— Alabama deployed Barmore all over their defensive front. He lined up in the A-gap on 82 snaps, in the B-gap on 298 snaps, over the tackle on 82 snaps, outside the tackle on 15 snaps and off the ball on one snap.
— Despite his top-end production — his eight sacks last season led all Crimson Tide defenders — Barmore still is relatively inexperienced. He started just six games in college and played 747 defensive snaps in college. He should continue to ascend as he receives more reps.
— Don’t sweat Barmore’s less-than-stellar times in the change-of-direction drills. He moves extremely well for a man his size.
RONNIE PERKINS, DE/OLB, OKLAHOMA
Third round, 96th overall
2020 stats: 24 tackles, 10 1/2 tackles for loss, 5 1/2 sacks in six games (five starts)
Career stats: 99 tackles, 32 tackles for loss, 16 1/2 sacks, one forced fumble, one pass defended in 33 games (25 starts)
— Perkins was a steadily disruptive presence in the Sooners’ defense, tallying five-plus sacks and eight-plus TFLs in each of his three seasons. He started for 2 1/2 of those seasons.
— Only one FBS edge defender posted PFF grades above 90 in both pass defense and run defense last season: Perkins.
— Perkins’ 24.7 percent pass-rush win rate in 2020 ranked sixth among FBS edge rushers and third among drafted players behind first-rounder Kwity Paye and fourth-rounder Jordan Smith.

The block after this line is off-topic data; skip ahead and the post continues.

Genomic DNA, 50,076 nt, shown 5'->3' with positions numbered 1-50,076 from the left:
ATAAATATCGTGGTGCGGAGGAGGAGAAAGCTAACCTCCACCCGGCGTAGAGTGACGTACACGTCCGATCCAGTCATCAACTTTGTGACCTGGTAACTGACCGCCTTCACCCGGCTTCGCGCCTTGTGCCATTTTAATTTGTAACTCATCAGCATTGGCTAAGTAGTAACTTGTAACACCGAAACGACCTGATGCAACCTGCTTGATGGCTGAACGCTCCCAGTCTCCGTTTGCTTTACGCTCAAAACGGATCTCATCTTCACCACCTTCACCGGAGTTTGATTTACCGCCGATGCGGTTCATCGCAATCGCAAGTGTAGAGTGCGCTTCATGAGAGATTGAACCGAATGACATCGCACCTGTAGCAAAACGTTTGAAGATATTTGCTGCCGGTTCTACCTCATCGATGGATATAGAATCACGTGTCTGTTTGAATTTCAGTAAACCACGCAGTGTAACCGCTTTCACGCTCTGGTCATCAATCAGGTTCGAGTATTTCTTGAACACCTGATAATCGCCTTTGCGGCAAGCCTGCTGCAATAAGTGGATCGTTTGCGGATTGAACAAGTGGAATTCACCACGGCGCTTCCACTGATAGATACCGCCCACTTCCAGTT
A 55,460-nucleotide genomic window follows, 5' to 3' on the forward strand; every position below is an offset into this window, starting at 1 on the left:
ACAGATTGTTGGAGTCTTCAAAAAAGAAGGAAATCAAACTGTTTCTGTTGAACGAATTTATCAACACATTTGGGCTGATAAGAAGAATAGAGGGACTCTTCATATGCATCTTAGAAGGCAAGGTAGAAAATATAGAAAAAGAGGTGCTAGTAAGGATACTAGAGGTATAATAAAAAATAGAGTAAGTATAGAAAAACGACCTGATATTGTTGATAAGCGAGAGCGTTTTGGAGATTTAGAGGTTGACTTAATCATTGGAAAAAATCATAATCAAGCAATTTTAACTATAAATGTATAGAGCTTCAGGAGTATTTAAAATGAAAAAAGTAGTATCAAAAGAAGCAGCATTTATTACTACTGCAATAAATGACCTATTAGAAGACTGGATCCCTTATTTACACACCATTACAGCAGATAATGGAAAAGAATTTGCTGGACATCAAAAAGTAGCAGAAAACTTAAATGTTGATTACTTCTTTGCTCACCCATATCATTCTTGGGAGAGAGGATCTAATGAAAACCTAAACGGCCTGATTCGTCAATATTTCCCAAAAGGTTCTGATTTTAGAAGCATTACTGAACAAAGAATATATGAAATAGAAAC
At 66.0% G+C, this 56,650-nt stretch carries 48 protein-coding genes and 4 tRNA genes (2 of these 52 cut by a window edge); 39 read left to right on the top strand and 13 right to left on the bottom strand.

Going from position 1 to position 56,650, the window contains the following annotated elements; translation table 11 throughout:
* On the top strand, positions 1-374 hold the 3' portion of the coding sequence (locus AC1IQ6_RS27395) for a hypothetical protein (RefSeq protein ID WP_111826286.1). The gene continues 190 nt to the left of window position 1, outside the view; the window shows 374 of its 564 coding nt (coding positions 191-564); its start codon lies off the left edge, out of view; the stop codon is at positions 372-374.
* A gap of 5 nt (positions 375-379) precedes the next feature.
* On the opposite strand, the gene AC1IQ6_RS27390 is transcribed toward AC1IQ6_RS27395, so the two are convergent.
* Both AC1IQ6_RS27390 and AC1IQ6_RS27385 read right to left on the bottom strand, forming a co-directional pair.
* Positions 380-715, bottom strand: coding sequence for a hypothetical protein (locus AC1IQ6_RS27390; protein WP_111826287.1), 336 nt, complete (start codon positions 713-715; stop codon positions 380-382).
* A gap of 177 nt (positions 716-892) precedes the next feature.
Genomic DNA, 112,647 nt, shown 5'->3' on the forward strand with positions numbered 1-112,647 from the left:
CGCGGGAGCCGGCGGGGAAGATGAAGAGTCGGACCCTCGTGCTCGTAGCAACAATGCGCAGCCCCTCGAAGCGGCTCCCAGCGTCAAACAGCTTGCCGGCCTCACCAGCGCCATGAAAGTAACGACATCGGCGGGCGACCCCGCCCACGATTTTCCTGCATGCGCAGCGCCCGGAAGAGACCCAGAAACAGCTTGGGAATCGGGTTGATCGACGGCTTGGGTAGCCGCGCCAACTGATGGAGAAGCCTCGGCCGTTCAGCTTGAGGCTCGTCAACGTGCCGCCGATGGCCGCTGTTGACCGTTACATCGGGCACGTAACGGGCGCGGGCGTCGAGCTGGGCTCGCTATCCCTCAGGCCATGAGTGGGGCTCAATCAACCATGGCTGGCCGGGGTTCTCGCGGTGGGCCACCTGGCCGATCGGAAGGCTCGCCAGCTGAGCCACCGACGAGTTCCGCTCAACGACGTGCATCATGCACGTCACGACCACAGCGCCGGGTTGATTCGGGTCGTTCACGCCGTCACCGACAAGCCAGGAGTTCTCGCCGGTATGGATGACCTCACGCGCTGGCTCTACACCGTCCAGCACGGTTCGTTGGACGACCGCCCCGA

— With that body of work, why did Perkins fall to the end of the third round? His size and lackluster pro day probably scared some teams away. He also was suspended six games for a positive drug test (reportedly marijuana), causing him to miss Oklahoma’s 2019 bowl game and the first five games of 2020.
RHAMONDRE STEVENSON, RB, OKLAHOMA
Fourth round, 120th overall
2020 stats: 101 carries, 665 yards, seven touchdowns; 18 catches, 211 yards in six games (five starts)
Career stats: 165 carries, 1,180 yards, 13 touchdowns; 28 catches, 298 yards in 19 games (five starts)
— At 231 pounds, Stevenson is the heaviest running back the Patriots have drafted under Belichick, surpassing Stevan Ridley (225). The last three backs they selected (James White, Sony Michel, Damien Harris) all were 216 pounds or lighter. Stevenson also was the second-heaviest back in this year’s draft behind Alabama first-rounder Najee Harris (232).
— Stevenson did not test well in drills that measure explosiveness (note his poor ranks in the jumps and splits) but has very good quickness for a bigger back (78th percentile short shuttle).
— That blend of power and quickness made Stevenson difficult to bring down. He forced an average of 0.36 missed tackles per carry last season, the fifth-best mark in the FBS. Only second-round pick Javonte Williams had both a higher forced missed tackles rate and more rushing attempts in 2020.
— Thanks to a six-game suspension (for the same offense as Perkins, his former college teammate) and a late arrival at Oklahoma, Stevenson logged just 193 touches for the Sooners. Belichick noted this lack of mileage during his post-draft video conference, saying the 23-year-old back has “a lot of good football in front of him.” Stevenson also carried the ball 290 times at Cerritos Community College, where he averaged 191.9 rushing yards per game in 2018 before transferring to OU.
CAMERON McGRONE, LB, MICHIGAN
Fifth round, 177th overall
2020 stats: 26 tackles, two tackles for loss, 1/2 sack in five games (all starts)